How can the UK enhance and inspire superior technology skills in the workforce?

A guest post by Nick Wilson, UK Managing Director, of HP


The UK’s ICT sector contributes £81bn of added value to the UK’s economy. The sector is the largest in Europe and employs over a million people who contribute 10% of GDP, according to UK Trade and Investment.


On the surface the technology sector looks very secure – after all, the internet alone is worth £100bn a year to the UK economy.


It is clear that the UK is in an enviable position, but it is not a secure position. What the figures don’t show is the technology investment gap in the UK, also called the IT skills gap. This is a problem that technology firms, and any organisation seeking to hire skilled technology staff, are facing right now.


The CBI’s Building for Growth report that showed over 40% of employers struggle to fill these skilled roles; over half expect this to increase. I have no doubt the problem is more pronounced in small and mid-sized companies who find it hard to compete for the best IT staff. These companies are the engine of growth for the UK. We all need their innovation, energy and insight and we risk hampering their growth potential by not providing them the talent pool they need.


A big impediment to growth, businesses face, is getting the right people with the right skills. Everybody I speak to, in the IT industry, agrees that the lack of job-focused IT skills in UK school leavers and graduates is causing recruitment problems in the technology sector at a time when we wrestle with unemployment across the country.


The eSkills UK Technology Insights 2011 report quantified this problem, reporting that the UK is failing to capitalise on the £50bn productivity gain which could be achieved through the better use of technology.


The technology industry is taking responsibility for this issue – we have to if we are to continue to innovate and grow. The sector is increasingly stepping in to help with approaches ranging from transforming the technology curriculum to investing in new entrepreneurs.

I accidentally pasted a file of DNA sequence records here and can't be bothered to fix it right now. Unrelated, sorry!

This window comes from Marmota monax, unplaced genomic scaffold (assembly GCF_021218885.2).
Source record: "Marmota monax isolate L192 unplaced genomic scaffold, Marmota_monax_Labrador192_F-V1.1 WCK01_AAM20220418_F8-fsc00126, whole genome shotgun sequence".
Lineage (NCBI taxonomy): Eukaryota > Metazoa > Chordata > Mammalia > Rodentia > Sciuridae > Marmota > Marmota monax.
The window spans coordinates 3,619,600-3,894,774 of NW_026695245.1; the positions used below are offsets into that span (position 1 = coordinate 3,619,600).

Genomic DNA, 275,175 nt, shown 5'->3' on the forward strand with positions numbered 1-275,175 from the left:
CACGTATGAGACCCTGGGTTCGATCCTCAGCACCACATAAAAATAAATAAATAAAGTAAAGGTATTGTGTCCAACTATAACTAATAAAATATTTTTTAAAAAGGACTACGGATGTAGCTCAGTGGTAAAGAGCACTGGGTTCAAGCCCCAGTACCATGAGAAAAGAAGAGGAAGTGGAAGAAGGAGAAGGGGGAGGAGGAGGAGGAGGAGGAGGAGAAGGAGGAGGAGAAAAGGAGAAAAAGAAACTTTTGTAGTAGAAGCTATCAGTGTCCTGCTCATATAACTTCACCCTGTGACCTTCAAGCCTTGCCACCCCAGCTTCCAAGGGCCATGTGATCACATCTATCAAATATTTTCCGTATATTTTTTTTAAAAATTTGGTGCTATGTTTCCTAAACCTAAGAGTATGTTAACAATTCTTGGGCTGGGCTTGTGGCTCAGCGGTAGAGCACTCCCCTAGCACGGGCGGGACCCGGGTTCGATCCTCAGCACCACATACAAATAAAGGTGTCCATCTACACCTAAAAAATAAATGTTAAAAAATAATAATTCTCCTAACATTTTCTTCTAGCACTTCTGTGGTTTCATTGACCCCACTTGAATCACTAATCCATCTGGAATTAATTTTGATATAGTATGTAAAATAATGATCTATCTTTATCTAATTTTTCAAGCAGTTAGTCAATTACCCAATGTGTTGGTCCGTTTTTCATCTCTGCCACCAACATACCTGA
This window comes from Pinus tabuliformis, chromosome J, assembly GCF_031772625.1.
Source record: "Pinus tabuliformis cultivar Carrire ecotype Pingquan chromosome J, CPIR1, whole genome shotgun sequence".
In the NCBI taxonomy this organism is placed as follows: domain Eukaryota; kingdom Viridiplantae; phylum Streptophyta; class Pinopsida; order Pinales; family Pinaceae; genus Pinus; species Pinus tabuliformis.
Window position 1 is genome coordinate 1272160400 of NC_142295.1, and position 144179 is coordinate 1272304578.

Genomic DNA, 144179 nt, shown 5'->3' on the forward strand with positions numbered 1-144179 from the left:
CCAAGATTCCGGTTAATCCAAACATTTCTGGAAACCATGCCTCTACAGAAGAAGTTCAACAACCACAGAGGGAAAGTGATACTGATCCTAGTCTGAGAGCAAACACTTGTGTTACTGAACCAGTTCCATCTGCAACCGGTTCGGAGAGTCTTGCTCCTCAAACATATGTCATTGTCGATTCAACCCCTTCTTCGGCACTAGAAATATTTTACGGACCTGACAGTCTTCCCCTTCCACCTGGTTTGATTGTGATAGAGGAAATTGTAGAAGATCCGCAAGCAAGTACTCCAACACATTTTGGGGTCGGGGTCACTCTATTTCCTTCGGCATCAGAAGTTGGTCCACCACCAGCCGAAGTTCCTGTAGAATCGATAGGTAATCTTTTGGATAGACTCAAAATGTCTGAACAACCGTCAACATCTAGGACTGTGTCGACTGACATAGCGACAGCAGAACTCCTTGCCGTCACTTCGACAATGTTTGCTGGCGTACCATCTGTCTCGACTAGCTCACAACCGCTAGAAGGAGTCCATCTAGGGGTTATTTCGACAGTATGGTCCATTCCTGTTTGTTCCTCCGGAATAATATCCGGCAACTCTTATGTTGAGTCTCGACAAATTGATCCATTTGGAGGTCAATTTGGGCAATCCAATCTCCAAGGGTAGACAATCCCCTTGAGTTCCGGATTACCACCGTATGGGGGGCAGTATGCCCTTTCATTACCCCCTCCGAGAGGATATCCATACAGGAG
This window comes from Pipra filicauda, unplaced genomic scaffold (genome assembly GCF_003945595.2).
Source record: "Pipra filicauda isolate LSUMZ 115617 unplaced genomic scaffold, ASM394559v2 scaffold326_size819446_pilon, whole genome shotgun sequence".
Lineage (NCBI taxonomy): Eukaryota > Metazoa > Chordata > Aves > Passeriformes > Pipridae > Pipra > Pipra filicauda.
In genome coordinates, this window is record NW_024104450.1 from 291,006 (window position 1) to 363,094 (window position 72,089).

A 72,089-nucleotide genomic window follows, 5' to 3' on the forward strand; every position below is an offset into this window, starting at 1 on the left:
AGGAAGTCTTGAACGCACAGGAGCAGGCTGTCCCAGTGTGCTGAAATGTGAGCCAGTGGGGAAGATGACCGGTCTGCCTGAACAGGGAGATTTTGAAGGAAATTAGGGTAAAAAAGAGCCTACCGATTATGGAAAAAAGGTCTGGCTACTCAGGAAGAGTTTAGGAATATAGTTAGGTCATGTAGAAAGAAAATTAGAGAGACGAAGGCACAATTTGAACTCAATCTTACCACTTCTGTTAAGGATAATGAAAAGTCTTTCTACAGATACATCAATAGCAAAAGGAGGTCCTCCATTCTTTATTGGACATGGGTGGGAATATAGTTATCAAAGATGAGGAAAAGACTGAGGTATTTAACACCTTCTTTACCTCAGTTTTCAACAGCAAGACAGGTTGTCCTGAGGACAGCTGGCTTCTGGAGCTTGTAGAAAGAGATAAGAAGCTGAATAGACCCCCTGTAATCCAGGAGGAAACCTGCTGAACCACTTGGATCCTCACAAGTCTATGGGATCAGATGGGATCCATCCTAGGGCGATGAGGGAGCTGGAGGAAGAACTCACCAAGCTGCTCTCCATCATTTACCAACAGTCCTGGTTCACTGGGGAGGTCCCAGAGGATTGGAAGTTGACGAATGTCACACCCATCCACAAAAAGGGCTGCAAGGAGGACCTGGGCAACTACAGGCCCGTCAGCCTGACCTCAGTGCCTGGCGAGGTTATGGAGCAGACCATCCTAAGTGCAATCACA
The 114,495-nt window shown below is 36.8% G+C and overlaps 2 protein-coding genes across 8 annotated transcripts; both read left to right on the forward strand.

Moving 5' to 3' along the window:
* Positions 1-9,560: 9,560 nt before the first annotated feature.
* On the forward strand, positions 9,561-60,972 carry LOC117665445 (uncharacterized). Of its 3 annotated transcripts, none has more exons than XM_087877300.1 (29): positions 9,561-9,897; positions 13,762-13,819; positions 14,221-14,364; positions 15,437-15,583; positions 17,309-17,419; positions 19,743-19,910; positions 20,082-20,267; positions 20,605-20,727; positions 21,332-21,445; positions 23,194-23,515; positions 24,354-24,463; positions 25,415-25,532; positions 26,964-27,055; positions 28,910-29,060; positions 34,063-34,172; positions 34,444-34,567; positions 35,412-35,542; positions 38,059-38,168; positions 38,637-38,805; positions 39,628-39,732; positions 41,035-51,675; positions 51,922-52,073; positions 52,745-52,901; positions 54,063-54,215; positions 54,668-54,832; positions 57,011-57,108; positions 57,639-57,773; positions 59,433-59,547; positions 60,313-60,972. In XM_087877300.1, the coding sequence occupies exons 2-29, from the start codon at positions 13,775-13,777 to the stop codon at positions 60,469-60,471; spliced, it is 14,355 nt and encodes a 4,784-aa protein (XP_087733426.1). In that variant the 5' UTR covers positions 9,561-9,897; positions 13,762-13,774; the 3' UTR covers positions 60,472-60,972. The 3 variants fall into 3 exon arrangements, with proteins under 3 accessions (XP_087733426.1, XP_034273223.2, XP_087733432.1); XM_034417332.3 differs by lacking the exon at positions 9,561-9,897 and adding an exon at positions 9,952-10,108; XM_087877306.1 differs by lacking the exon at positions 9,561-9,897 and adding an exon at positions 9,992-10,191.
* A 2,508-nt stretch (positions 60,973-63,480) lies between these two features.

For example Vodafone Ventures global investment is set to invest in the next wave of wireless start-ups. Vodafone will also expand its high tech version of Dragon’s Den called ‘Mobile Clicks‘ to coach the next generation of online entrepreneurs. And Intel Innovators has launched a contest where entrepreneurs can win $100,000 each month for the best tech-based ideas.


For our part, we recently launched the ‘HP Institute‘, a new set of courses delivered by schools, colleges and training providers. This will give up to 20,000 people over the next four years the business and technology skills to help them secure long term careers and help businesses benefit from their skills from day one on the job. The courses have been designed to provide the kinds of skills that small and mid-sized companies need most. They cover the full realm of technology as well as a course on cloud computing and a vitally important module on IT and business which grounds the technology in the world of business.


This is the latest initiative in an ongoing series of programmes that has seen partnerships with The University of the West of England, De Montfort University and Buckinghamshire New University where HP jointly writes and delivers courses to directly improve the employability of graduates. And last year HP committed itself to creating new entry-level technology apprenticeships, in the Gosport, Portsmouth and Glasgow areas.


We’ve also seen that the government understands this issue and is making moves to address the skills gap, in particular, with the computer science GCSE qualification.


That does not mean there is less for the technology industry to do. On the contrary, we need more companies stepping up to the challenge to help broaden the horizons of the young and encouraging more of them to join this exciting, fast moving and profitable sector.

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Where was Nick Wilson when HP fired 3400 staff after its acquisition of EDS in 2008? Where was he when HP planned in 2011 to fire 200 staff working on government systems and move the work to India (plans subsequently abandoned in the face of an outcry from unions)? Did he not read in eSKills report how there were 37,000 unemployed IT workers in the UK in August 2011? Considering this guy is a senior manager at a major technology company, I'd expect him to be a little more on the ball over developments in his industry over the last 10 years. I'm sure he has the brains to realise that if you keep firing experienced staff and refusing to hire from that massive pool of unemployed and experienced IT workers (because you'd rather ship work out to India or ship cheap inexperienced Indian graduate trainees into the UK), then of course you're going to face a "skills shortage". So can he tell us how companies like HP think people can build "long term careers" in the IT industry, when he and his kind keep firing them and shipping the work out to India as usual?